Two Masquerades and their Spec(tac)ular Effects in Mary Robinson’s Walsingham
This article examines Mary Robinson’s novel Walsingham (1797) from a Lacanian perspective. By offering readings of the novel’s two masquerade scenes from its narrator’s perspective within the imaginary order, and then tracing his confusion into the symbolic, this essay will seek to explain how (and why) Walsingham makes a spectacle of himself as he enters the very scene of social spectacle. We will find that Walsingham’s lingering in the imaginary—a product of his having made a series of specular identifications—establishes the conditions of his further humiliation even as it establishes the conditions for his eventual entry into the symbolic order. In attempting to forestall sexuation and even derive a certain enjoyment from its forestallment, Walsingham in effect reinforces the phallus and eventually bows to its demands. I argue that Walsingham dramatizes a transition between incommensurate modes of experience, that much of the novel’s plot stems from Walsingham’s entrapment in the imaginary, and that the novel is more invested in establishing characters within normative sexuated positions than enacting any sort of destabilizing gender trouble. Robinson’s novel reveals the force of the patriarchy (despite its unnaturalness) and suggests that sexual, gendered, and economic experience are interlaced through desire. The novel especially suggests that the subject is formed through the experience of the spectacle, and it deploys the entanglements of spectacle so that subjective experience can be seen to reorganize itself in the face of pressures political and social.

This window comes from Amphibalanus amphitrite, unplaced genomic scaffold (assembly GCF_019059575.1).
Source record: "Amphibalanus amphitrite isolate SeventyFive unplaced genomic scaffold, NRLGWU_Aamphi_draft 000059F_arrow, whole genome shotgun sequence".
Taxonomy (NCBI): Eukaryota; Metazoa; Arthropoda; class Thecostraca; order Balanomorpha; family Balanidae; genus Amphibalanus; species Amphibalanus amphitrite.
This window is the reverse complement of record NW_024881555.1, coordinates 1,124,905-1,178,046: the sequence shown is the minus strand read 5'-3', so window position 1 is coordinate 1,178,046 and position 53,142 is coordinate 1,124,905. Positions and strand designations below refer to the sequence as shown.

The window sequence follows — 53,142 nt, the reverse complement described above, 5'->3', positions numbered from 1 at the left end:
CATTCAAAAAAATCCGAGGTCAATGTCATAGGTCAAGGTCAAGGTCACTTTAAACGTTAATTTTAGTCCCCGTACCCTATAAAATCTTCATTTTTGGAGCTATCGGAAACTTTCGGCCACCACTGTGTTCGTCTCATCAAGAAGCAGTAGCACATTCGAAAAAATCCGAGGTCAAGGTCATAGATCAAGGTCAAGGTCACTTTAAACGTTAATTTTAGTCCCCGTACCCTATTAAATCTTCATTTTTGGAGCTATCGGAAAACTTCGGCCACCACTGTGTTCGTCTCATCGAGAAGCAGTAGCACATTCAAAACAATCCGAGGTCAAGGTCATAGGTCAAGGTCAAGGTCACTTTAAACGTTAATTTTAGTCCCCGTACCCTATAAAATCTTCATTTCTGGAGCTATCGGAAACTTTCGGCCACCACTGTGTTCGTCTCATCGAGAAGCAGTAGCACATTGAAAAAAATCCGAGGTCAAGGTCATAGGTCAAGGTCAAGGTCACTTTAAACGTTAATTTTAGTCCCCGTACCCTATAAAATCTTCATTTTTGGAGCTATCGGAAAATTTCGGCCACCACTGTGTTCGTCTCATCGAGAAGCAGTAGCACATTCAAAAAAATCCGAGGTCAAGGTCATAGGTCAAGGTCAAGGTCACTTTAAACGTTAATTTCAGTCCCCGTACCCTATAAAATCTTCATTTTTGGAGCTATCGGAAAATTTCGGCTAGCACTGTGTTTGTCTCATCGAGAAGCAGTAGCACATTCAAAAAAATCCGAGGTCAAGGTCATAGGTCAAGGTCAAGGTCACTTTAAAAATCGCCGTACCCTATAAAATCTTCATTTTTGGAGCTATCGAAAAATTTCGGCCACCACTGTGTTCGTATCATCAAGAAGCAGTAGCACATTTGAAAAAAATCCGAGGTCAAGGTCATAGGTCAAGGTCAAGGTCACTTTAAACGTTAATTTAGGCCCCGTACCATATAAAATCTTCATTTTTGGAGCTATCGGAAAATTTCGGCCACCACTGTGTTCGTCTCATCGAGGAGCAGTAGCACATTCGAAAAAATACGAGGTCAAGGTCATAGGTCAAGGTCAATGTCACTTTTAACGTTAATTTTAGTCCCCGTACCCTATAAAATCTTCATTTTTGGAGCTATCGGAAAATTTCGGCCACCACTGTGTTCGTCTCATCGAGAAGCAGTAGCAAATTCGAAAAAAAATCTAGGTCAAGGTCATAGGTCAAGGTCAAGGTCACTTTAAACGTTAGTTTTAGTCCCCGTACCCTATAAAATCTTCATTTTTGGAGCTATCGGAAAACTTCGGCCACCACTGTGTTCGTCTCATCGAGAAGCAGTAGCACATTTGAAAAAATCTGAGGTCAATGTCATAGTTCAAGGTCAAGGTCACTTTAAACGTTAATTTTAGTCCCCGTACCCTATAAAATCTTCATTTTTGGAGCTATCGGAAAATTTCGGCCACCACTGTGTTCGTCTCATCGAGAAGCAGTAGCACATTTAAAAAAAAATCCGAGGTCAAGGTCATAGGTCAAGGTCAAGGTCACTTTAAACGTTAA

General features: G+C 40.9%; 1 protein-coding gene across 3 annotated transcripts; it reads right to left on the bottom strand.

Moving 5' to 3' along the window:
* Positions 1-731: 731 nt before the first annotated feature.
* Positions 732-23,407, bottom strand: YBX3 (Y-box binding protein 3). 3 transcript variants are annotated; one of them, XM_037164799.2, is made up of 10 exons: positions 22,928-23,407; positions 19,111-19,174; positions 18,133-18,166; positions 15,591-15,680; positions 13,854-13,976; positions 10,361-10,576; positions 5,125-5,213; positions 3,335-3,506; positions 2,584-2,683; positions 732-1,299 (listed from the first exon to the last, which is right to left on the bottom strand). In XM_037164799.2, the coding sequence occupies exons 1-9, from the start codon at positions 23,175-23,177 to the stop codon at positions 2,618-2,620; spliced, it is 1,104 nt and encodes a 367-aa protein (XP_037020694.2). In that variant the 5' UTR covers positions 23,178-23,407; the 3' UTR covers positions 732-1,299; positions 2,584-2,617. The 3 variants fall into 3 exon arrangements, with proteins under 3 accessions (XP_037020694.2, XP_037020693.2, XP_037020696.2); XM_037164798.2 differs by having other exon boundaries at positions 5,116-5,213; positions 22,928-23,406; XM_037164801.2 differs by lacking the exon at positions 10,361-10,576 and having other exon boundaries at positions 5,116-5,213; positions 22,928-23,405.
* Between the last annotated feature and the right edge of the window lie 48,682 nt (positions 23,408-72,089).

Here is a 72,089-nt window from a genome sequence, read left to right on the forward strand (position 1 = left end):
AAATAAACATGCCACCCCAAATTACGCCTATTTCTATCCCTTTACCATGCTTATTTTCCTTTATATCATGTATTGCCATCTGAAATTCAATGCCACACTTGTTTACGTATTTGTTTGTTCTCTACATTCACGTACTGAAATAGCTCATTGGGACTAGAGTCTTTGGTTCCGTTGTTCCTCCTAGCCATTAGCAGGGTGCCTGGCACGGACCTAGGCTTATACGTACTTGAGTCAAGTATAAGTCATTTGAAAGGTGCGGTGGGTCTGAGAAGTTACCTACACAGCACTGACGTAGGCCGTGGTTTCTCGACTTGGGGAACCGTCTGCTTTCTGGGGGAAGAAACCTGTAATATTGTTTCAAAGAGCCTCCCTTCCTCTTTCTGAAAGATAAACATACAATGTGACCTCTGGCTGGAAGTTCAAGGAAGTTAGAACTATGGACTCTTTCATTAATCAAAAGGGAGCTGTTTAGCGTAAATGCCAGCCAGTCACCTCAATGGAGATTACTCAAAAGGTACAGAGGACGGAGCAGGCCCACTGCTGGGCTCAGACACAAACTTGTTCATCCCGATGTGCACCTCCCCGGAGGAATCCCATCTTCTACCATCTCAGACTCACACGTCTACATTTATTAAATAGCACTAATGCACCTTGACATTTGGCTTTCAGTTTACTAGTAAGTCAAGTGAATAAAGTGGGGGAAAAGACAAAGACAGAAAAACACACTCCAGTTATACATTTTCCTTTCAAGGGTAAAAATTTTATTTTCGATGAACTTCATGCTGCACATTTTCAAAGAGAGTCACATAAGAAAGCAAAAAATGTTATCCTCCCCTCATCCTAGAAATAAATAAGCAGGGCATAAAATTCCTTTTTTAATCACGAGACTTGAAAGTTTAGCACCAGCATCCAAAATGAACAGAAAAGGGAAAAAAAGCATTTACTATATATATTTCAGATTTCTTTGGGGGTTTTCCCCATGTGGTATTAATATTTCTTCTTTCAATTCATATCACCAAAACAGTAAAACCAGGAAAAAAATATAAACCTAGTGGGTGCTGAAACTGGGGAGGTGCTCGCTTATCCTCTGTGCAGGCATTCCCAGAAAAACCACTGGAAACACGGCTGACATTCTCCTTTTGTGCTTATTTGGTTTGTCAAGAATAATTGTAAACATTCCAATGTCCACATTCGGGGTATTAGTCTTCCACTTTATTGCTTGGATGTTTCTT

Copyright © David Sigler, 2007